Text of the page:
The #MeToo phenomenon is unfolding all around us.
Every day there is a new celebrity or politician being accused of inappropriate sexual behavior. And those are the only ones that we hear about. As a woman, I’m thrilled that this conversation is moving past the arena of therapist’s offices, and onto the world stage.
As a Sexologist, I have so many questions. Why is it happening now? Is it going to end with a fairer world for women? Have views about sexual assault changed over generations?
Anthropologist and sexologist Dr. Leanna Wolfe has been studying people’s views on sexual assault and is currently gathering information on her study called What Is Sexual Assault? I urge everyone to take it now, and help her research become broader and more accurate.
How would you rate the statement, “Is it possible for a man to be raped by a woman?” True or false? What about, “An unwanted pat on the back is sexual assault?” What one person considers assault might be another’s definition of “old school charm.”
One woman’s definition of flattery or mild flirtation may be another woman’s idea of inappropriate harassment. There is so much grey area in the arena of sexual assault, that I find myself craving research like Dr. Wolfe’s to make sense of all the nuance, subtleties and not-so-subtleties.
I find it fascinating, for example, that survey participants across the board seem to have a pretty good handle on the definitions of ‘No means No’ and ‘Yes means Yes,’ but when it comes to things like whether vindictive women can ruin a man’s life with rape accusations or whether men are more insensitive about inappropriate touch than any other time in history, millennials and baby boomer generations are miles apart.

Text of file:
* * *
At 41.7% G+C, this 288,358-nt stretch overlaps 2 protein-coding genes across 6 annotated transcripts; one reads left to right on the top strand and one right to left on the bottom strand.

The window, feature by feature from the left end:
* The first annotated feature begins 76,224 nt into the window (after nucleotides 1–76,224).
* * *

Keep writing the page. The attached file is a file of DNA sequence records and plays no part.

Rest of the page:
So, what is happening in society? Studies like this can help us discover more about ourselves.
If we’re going to heal from the onslaught of sexual trauma, knowledge will be the key to our power. And learning about the history of sexual assault is important, so that we can understand how the society we live in has evolved.
Dr. Wolfe presented her research on Sexual Assault: A culture in turmoil… at the Society for the Scientific Study of Sexology, that begins with sexual assault in the Amazon, where Yanomami women would be raped if they attempted to run away from their home.
Her research covers heinous crimes in India, where women have been gang raped and murdered by men and family members.
But sexual assault didn’t become part of the national conversation in the United States until the fall of 2016 when President Donald Trump is shown in a 2005 news clip bragging about groping attractive women. Brock Turner, a Stanford student and athlete was given a short jail sentence for raping an intoxicated unconscious woman at a frat party in January 2015.
I wonder if now, even just two years later, views would be different at that trial, where the victim’s statement went viral as Turner’s father referred to the rape as “20 minutes of action.” Turner served just three months in jail. A few months after that, the popularity of a documentary film, The Hunting Ground reignited the debate over campus rape.
The fact is that since 1987, six national studies – including one released in early 2016 by the Department of Justice show that as many as one in four women are sexually assaulted at college.
These sad statistics bring us to the current “Me Too” movement where a light has been shone on the sheer numbers of women (and men) who have been sexually harassed or assaulted in their lifetimes.
Unwanted sexual behavior is rampant, and now that it’s finally in the spotlight, let’s move the discussion forward to solutions.
And the first step is to really dig in to documenting the thoughts and beliefs we hold about men, women, sexuality, and what it means to be assaulted.
Take the survey here: https://www.surveymonkey.com/r/WhatisSexualAssault
Based on what other women are reading